I lost two of my mentors this past week, one from high school and one from college. Both inspired me as instructors, and both had an impact on my career as a Presbyterian church musician Continue reading “Remembering Musical Mentors – Ramon Kyser and Anne Sheppard”
Unless you’ve been hiding under a rock it would be hard to ignore the fact that in a couple of weeks a total solar eclipse is going to cross the United States. The hype has been amazing and huge crowds are expected to gather all along the path of totality. Here in Greenville we’re fortunate to live in the path of totality. I’m making preparations for our own eclipse event, and will be posting some of those preparations over the next several days. However, the first thing one needs for such an event is a good playlist. Here’s mine… Continue reading “An Eclipse Playlist”
I have been participating in several musicians’ circles lately, playing either the banjo or my melodica. Through this participation I’ve discovered even more circles, each with their own flavor or emphasis. Last Thursday I joined up with yet another group of musicians, this time focusing on old time Appalachian folk music. Continue reading “Musicians’ Circle at Claussen’s Bakery”
It’s been a crazy couple of weeks. Before I do another paddling post I thought I’d do a quick update. Lots of family stuff going on, new instruments, and a bit of travel have occupied my time recently. Continue reading “Quick Update from Florida”
NOTE: I’m running a bit behind with the blog posts and I’m trying to catch up. This was from last weekend. Also, this is the first post since making some changes to the site, so I’m hoping this goes smoothly.
The Scots were back in town! That meant parades, weird music, weird athletics, and even weirder food. This year we participated in the Great Scots Parade, as we usually do with the Upstate Minis, and I made the Saturday trek up to Furman to see the games. Continue reading “2017 Gallabrae”
Say the words “drinking songs” and what pops to mind is probably a group of swaying revelers, mugs in hand, slurring away off-key in an Irish pub or German biergarten. Asked to name a drinking song, most could probably only come up with “99 Bottles of Beer on the Wall.” Lately, though, a new phenomenon seems to be popping up – drinking beer while singing hymns. Sounds kind of strange, a bit sacrilegious, and right up my alley. Continue reading “Beer and Hymns”
One of my favorite services is the Festival of Lessons and Carols. To me it doesn’t seem like Christmas until I have attended at least one service. I have an academic fascination with carols, and I love traditional settings, as well as seeing the way composers and arrangers have brought new life to these ancient texts. This weekend I was privileged to participate in two services in two different settings. This time, though there were some fascinating twists to the traditional service. Continue reading “Lessons and Carols, Theme and Variations”
On our way back from Ireland Stephen asked me what my favorite thing was about the trip. I had to say that it was the pubs and music that impressed me most. I loved the atmosphere and life that radiates from those places. While they all seem similar and familiar, each is unique. If I could do one thing over, it would be to spend more time in the pubs listening to traditional music. Granted, we did quite a bit of that anyway. Continue reading “Pubs and Music”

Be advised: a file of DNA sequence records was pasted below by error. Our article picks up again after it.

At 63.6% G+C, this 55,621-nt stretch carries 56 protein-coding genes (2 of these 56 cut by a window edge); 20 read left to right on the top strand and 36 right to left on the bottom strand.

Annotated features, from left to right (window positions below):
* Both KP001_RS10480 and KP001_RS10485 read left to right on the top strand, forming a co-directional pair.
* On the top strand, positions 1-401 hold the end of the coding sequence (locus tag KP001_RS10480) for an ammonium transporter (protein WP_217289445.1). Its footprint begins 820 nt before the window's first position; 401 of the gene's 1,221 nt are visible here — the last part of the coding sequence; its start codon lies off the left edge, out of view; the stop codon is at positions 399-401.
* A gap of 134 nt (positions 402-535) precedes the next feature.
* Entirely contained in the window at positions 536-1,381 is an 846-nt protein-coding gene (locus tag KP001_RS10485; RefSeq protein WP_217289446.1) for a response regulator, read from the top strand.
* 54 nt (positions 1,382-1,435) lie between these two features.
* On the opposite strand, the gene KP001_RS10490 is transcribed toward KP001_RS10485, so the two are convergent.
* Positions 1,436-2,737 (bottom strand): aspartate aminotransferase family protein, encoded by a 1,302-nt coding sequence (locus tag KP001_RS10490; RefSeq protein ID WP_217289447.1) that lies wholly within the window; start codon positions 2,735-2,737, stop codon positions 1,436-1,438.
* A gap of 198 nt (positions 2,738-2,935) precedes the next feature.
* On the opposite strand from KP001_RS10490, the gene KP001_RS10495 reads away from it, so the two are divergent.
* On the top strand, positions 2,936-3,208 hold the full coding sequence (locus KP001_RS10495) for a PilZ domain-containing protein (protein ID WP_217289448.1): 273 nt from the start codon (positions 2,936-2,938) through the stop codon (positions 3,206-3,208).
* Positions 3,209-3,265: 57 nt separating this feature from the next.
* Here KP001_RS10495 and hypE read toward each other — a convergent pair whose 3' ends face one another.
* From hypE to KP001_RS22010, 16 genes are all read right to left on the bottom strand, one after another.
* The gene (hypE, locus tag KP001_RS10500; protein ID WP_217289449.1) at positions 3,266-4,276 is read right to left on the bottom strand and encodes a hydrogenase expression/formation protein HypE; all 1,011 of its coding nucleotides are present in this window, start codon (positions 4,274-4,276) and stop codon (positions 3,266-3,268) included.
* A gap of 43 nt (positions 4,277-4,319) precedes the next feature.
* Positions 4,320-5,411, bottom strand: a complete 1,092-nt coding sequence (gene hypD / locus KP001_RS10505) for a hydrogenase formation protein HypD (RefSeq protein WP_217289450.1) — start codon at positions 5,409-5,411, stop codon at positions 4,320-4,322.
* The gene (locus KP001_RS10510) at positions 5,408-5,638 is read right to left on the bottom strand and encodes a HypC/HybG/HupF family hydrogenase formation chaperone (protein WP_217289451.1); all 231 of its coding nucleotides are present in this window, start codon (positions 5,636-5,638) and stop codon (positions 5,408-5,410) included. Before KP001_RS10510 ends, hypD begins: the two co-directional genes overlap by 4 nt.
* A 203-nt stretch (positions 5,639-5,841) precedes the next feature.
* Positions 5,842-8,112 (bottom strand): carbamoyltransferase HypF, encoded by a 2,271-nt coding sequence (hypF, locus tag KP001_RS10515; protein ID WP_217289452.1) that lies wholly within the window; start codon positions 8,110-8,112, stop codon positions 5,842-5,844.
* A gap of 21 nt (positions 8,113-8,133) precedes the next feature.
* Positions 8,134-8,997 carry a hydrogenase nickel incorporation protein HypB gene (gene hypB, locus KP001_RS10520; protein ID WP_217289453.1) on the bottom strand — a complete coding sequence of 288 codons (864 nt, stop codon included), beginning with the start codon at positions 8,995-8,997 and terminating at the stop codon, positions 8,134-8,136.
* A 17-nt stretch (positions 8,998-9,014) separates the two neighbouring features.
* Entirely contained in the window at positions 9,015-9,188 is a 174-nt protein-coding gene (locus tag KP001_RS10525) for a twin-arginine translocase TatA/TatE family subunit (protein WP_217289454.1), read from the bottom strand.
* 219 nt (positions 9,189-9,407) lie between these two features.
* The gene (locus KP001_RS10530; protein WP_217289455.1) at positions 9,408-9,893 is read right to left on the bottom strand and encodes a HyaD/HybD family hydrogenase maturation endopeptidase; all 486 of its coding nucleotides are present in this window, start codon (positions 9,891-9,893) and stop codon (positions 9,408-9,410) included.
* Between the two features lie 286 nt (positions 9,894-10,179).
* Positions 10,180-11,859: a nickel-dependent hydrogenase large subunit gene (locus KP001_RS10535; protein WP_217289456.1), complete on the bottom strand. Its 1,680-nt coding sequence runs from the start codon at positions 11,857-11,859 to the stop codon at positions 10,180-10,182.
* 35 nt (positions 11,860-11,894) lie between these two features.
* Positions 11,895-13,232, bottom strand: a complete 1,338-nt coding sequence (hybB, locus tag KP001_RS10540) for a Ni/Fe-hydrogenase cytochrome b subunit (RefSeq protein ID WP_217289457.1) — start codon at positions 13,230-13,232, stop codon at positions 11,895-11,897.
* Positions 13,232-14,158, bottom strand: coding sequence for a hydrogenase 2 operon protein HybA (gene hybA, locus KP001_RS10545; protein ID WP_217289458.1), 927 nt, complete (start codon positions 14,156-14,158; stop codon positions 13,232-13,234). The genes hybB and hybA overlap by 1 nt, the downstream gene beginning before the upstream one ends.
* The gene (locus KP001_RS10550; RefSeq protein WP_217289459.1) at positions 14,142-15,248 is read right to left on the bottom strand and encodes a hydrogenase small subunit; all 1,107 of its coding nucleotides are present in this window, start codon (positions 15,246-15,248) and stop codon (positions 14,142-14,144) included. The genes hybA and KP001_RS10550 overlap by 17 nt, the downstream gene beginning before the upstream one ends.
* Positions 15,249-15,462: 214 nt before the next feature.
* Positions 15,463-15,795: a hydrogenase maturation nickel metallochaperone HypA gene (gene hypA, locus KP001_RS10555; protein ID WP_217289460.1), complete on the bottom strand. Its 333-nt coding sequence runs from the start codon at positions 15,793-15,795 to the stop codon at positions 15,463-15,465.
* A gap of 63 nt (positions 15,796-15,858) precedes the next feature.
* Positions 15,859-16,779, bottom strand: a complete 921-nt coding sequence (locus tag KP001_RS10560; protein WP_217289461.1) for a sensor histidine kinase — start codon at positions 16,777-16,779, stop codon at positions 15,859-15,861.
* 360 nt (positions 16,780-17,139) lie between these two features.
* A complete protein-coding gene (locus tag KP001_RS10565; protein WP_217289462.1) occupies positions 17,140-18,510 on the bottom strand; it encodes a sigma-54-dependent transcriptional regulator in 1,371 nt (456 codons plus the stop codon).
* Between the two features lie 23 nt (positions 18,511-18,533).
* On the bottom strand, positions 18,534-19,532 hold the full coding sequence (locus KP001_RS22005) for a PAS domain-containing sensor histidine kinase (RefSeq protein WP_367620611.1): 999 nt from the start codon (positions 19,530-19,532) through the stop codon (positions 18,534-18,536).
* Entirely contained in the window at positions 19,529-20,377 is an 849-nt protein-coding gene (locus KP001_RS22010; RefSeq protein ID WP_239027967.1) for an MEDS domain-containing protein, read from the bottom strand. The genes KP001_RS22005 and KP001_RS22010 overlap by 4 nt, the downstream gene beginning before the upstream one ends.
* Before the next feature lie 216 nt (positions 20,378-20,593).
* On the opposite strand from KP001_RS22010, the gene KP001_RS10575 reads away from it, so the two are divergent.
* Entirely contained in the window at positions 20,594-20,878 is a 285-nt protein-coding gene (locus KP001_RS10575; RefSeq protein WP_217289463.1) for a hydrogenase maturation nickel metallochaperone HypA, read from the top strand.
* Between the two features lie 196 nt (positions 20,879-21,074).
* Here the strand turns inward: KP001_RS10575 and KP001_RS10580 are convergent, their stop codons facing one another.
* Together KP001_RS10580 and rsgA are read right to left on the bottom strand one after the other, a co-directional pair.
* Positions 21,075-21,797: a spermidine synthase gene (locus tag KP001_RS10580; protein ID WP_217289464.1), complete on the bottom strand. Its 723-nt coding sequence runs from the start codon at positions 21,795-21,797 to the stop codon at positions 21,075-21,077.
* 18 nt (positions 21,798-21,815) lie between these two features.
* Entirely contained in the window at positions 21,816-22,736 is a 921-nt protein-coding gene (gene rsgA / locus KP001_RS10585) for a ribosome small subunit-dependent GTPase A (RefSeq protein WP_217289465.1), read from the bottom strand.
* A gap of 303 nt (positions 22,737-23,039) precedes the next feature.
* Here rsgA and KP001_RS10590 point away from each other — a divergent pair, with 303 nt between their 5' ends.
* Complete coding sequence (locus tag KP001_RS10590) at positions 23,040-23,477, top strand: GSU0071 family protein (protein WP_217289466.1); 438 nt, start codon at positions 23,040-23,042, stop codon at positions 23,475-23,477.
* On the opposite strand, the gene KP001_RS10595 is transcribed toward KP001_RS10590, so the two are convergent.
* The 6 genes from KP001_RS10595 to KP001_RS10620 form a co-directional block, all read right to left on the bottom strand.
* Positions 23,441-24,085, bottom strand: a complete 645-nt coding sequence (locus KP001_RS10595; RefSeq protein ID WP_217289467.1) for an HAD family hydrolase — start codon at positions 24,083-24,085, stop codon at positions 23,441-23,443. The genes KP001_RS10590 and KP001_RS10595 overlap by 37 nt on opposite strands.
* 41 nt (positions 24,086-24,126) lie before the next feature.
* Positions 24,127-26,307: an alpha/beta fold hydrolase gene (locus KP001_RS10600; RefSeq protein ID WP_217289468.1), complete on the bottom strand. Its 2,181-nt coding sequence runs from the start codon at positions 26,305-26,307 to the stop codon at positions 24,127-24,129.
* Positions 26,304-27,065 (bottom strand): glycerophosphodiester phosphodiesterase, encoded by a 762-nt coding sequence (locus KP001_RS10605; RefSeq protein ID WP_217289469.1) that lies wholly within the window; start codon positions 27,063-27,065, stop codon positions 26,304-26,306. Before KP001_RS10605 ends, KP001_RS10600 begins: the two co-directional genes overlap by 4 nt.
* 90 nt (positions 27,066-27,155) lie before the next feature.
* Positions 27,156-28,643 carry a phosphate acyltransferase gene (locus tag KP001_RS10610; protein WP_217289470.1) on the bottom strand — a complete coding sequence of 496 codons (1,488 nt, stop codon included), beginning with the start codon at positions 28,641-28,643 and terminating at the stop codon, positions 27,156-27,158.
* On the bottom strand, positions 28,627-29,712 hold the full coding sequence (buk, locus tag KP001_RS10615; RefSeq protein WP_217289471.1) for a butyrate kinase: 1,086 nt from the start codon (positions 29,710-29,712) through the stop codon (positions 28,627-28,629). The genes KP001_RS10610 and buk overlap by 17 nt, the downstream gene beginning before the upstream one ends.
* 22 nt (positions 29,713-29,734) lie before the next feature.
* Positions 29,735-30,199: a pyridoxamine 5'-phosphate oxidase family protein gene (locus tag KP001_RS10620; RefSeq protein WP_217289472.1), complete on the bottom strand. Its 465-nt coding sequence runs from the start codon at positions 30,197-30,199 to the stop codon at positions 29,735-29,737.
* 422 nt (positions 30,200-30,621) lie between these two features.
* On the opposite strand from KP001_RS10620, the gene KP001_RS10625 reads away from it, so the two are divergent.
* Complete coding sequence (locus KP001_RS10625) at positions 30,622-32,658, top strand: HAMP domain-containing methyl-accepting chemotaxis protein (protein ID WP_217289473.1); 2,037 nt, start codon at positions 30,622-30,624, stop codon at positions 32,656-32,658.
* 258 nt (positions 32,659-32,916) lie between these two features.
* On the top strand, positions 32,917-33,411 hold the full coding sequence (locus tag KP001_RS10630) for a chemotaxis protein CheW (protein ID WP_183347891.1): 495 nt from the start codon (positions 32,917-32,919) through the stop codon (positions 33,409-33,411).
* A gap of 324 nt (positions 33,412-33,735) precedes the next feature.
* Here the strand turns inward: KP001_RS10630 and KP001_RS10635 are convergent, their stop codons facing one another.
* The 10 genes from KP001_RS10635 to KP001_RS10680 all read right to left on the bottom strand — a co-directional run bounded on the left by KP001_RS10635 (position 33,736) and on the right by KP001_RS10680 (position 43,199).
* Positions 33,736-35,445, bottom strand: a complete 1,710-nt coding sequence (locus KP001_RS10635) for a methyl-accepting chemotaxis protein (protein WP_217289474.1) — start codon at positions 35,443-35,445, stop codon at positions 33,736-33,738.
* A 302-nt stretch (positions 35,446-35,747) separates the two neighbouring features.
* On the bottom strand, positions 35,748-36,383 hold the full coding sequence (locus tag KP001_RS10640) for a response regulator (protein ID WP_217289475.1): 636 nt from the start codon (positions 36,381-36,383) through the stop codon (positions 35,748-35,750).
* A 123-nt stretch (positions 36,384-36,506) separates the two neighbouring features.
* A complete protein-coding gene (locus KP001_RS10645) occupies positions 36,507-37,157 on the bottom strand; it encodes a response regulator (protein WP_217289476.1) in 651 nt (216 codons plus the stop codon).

Saturday was one of those busy days where I needed to be about five people. Between potential paddling trips, Artisphere, Furman graduation, and other local festivals, there were lots of choices. I decided to head over to Furman for the 2015 Nan Herring Shape Note Singing.
The Nan Herring Singing is held each year on “the Saturday before the Second Sunday,” using the parlance of the singing community. This year and last year the date conflicts with Furman Graduation. This was not the case before Furman went on a semester system and graduation was in early June. The last time I came to this singing was in 2008, before the change, and we were able to use Herring Hall, where we rehearse for Chorale. This time, due to conflicts with the Furman Singers needing their home space, we held the singing on the stage of Daniel Recital Hall. Continue reading “Nan Herring Shape Note Singing 2015”
This conversation started on Facebook, and the results were entertaining enough that I thought I would summarize it here. If you’ve already read it and commented there, then just skip this post.
It all started when a friend directed me to a site that had a slowed down version of Dolly Parton’s hit “Jolene.” It was as if someone had taken the 45 single and played it at 33 1/3 RPMs on a turntable. The result was a slow, haunting version that sounds amazing.
I reposted this on my Facebook timeline and got lots of comments. One commenter doubted the veracity of the record, and thought that it had been faked. I suggested taking the original audio file and importing it into Audacity, then slowing it down by 27% digitally. Rather than wait, I decided to do it myself. Continue reading “Altered RPMs”